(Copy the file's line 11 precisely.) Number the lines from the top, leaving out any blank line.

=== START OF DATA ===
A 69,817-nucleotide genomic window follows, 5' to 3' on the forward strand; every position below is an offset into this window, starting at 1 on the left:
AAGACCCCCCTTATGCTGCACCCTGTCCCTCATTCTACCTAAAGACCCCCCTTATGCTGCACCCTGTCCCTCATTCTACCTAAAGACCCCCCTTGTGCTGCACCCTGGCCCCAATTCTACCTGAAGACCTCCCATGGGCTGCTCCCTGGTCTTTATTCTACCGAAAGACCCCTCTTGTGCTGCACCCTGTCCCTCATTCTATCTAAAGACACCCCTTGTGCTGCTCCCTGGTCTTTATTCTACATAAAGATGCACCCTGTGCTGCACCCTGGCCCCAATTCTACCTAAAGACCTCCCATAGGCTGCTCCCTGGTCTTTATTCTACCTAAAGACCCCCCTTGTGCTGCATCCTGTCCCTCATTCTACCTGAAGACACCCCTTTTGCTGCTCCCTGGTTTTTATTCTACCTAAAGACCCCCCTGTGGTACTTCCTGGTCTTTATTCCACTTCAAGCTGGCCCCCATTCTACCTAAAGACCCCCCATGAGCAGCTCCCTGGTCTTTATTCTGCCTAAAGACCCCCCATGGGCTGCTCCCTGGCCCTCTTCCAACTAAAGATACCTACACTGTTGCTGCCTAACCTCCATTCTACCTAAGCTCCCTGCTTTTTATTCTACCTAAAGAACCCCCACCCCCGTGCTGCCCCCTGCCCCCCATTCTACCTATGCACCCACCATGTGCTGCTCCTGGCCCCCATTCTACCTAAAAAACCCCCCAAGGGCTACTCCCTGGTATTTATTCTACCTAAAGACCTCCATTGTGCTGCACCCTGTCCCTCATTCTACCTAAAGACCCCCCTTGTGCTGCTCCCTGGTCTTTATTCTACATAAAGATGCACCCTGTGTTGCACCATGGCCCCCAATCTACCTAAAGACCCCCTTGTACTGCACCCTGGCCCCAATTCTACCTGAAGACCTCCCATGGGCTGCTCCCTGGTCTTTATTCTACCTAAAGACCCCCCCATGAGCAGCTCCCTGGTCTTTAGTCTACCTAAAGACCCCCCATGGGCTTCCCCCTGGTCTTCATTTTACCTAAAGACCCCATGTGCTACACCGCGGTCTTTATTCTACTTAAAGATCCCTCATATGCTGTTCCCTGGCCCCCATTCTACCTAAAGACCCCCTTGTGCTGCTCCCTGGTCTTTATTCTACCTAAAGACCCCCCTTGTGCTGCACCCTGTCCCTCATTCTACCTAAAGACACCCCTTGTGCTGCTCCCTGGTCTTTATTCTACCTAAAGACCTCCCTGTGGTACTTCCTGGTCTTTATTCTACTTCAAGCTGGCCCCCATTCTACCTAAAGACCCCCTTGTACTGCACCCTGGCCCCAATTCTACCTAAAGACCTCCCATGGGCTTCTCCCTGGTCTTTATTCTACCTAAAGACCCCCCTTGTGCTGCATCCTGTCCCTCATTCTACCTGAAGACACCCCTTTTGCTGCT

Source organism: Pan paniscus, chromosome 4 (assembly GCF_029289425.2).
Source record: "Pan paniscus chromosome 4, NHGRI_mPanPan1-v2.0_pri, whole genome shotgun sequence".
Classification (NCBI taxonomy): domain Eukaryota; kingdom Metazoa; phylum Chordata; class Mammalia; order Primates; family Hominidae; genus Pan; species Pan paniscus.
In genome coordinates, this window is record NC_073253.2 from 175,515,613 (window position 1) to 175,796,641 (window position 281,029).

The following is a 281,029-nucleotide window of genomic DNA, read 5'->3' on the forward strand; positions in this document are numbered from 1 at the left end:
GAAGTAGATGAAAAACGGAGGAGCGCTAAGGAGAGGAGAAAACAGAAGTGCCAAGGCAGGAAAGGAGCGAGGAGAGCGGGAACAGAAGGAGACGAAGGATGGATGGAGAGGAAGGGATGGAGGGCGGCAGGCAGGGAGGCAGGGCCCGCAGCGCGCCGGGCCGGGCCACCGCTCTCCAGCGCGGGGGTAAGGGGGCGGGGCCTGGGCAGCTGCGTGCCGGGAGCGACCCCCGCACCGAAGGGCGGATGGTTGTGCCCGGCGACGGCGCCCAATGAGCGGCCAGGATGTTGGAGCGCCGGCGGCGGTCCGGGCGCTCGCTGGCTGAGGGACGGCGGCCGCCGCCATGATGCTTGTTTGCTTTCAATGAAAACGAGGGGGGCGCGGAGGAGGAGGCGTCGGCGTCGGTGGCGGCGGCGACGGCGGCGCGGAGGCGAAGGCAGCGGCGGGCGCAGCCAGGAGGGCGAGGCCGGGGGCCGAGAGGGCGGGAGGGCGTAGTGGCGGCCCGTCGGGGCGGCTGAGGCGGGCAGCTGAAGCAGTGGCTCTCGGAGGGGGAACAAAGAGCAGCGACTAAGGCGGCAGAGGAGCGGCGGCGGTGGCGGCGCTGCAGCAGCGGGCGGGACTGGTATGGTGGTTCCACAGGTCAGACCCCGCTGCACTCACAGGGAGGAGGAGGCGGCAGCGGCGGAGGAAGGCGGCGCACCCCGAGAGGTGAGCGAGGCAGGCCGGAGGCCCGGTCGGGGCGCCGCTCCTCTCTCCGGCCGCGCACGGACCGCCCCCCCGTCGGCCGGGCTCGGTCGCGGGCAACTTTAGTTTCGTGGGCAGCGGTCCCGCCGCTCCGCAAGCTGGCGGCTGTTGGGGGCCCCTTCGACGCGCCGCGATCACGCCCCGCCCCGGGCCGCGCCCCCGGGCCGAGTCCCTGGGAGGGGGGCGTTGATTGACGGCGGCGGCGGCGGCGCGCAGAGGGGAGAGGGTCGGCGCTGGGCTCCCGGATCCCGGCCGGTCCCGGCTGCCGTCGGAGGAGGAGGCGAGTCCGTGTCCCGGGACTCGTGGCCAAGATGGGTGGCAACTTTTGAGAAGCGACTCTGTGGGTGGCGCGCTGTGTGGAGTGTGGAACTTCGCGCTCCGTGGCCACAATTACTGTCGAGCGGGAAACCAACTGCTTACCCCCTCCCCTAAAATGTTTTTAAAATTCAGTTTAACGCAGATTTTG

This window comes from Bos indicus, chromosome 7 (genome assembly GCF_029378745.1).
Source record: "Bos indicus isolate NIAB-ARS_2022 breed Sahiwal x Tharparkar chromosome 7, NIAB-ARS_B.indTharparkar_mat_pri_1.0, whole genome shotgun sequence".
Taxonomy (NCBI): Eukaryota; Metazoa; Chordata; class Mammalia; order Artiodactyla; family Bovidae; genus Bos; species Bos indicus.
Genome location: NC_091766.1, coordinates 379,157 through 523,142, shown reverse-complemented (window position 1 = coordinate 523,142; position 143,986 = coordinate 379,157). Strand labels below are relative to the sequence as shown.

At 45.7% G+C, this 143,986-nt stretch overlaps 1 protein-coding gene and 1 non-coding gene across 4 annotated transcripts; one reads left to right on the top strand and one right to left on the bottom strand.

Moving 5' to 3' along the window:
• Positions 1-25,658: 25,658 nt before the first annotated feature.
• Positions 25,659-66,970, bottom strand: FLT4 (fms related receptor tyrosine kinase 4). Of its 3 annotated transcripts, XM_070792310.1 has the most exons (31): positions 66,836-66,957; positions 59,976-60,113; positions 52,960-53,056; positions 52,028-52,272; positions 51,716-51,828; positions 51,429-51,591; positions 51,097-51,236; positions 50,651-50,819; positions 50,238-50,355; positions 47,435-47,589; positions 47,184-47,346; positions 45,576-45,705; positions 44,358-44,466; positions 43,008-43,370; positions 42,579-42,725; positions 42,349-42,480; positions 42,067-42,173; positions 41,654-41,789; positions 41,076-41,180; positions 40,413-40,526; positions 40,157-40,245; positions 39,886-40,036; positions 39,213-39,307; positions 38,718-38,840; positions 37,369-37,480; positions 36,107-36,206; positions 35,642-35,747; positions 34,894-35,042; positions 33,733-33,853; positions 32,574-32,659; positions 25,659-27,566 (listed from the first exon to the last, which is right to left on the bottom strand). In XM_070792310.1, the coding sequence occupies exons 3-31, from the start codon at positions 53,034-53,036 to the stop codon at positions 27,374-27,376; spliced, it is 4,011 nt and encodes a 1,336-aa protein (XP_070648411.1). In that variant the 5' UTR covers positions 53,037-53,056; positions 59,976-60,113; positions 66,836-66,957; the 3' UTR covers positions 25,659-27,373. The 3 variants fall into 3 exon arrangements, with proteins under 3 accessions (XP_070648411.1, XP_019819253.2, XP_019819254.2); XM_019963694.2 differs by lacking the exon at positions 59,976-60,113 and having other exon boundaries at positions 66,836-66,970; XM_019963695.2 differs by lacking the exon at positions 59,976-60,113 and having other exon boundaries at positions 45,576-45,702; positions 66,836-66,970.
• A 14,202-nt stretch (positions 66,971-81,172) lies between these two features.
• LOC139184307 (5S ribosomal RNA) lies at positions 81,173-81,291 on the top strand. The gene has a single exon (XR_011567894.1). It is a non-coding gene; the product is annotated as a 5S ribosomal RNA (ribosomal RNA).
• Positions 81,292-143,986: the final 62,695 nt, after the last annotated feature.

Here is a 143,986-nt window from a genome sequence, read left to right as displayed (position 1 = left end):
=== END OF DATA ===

Taxonomy (NCBI): Eukaryota; Metazoa; Chordata; class Mammalia; order Artiodactyla; family Bovidae; genus Bos; species Bos indicus.